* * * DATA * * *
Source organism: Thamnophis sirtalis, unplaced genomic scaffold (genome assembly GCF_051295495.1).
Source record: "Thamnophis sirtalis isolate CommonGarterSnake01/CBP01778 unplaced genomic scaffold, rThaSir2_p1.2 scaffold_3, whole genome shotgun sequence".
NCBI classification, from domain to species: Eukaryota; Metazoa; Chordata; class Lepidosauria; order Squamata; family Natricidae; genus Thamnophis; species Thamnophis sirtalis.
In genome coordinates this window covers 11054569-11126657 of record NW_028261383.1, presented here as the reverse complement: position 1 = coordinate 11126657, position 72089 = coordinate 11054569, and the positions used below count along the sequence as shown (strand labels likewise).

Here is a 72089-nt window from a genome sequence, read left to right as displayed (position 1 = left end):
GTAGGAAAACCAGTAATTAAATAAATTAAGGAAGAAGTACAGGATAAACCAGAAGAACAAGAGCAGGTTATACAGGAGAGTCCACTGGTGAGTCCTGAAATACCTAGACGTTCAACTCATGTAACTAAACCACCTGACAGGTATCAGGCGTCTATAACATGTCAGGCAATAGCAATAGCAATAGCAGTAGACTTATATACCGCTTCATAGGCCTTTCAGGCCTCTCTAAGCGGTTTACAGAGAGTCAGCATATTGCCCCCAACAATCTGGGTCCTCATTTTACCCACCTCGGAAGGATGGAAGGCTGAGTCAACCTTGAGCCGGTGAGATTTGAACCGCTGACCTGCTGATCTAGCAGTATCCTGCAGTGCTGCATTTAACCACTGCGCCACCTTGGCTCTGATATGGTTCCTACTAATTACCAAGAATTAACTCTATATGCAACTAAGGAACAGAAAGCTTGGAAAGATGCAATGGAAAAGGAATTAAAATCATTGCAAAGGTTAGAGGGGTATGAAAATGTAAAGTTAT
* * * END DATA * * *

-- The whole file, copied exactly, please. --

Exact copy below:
Source organism: Thamnophis sirtalis, unplaced genomic scaffold (genome assembly GCF_051295495.1).
Source record: "Thamnophis sirtalis isolate CommonGarterSnake01/CBP01778 unplaced genomic scaffold, rThaSir2_p1.2 scaffold_3, whole genome shotgun sequence".
NCBI classification, from domain to species: Eukaryota; Metazoa; Chordata; class Lepidosauria; order Squamata; family Natricidae; genus Thamnophis; species Thamnophis sirtalis.
In genome coordinates this window covers 11054569-11126657 of record NW_028261383.1, presented here as the reverse complement: position 1 = coordinate 11126657, position 72089 = coordinate 11054569, and the positions used below count along the sequence as shown (strand labels likewise).

Here is a 72089-nt window from a genome sequence, read left to right as displayed (position 1 = left end):
GTAGGAAAACCAGTAATTAAATAAATTAAGGAAGAAGTACAGGATAAACCAGAAGAACAAGAGCAGGTTATACAGGAGAGTCCACTGGTGAGTCCTGAAATACCTAGACGTTCAACTCATGTAACTAAACCACCTGACAGGTATCAGGCGTCTATAACATGTCAGGCAATAGCAATAGCAATAGCAGTAGACTTATATACCGCTTCATAGGCCTTTCAGGCCTCTCTAAGCGGTTTACAGAGAGTCAGCATATTGCCCCCAACAATCTGGGTCCTCATTTTACCCACCTCGGAAGGATGGAAGGCTGAGTCAACCTTGAGCCGGTGAGATTTGAACCGCTGACCTGCTGATCTAGCAGTATCCTGCAGTGCTGCATTTAACCACTGCGCCACCTTGGCTCTGATATGGTTCCTACTAATTACCAAGAATTAACTCTATATGCAACTAAGGAACAGAAAGCTTGGAAAGATGCAATGGAAAAGGAATTAAAATCATTGCAAAGGTTAGAGGGGTATGAAAATGTAAAGTTAT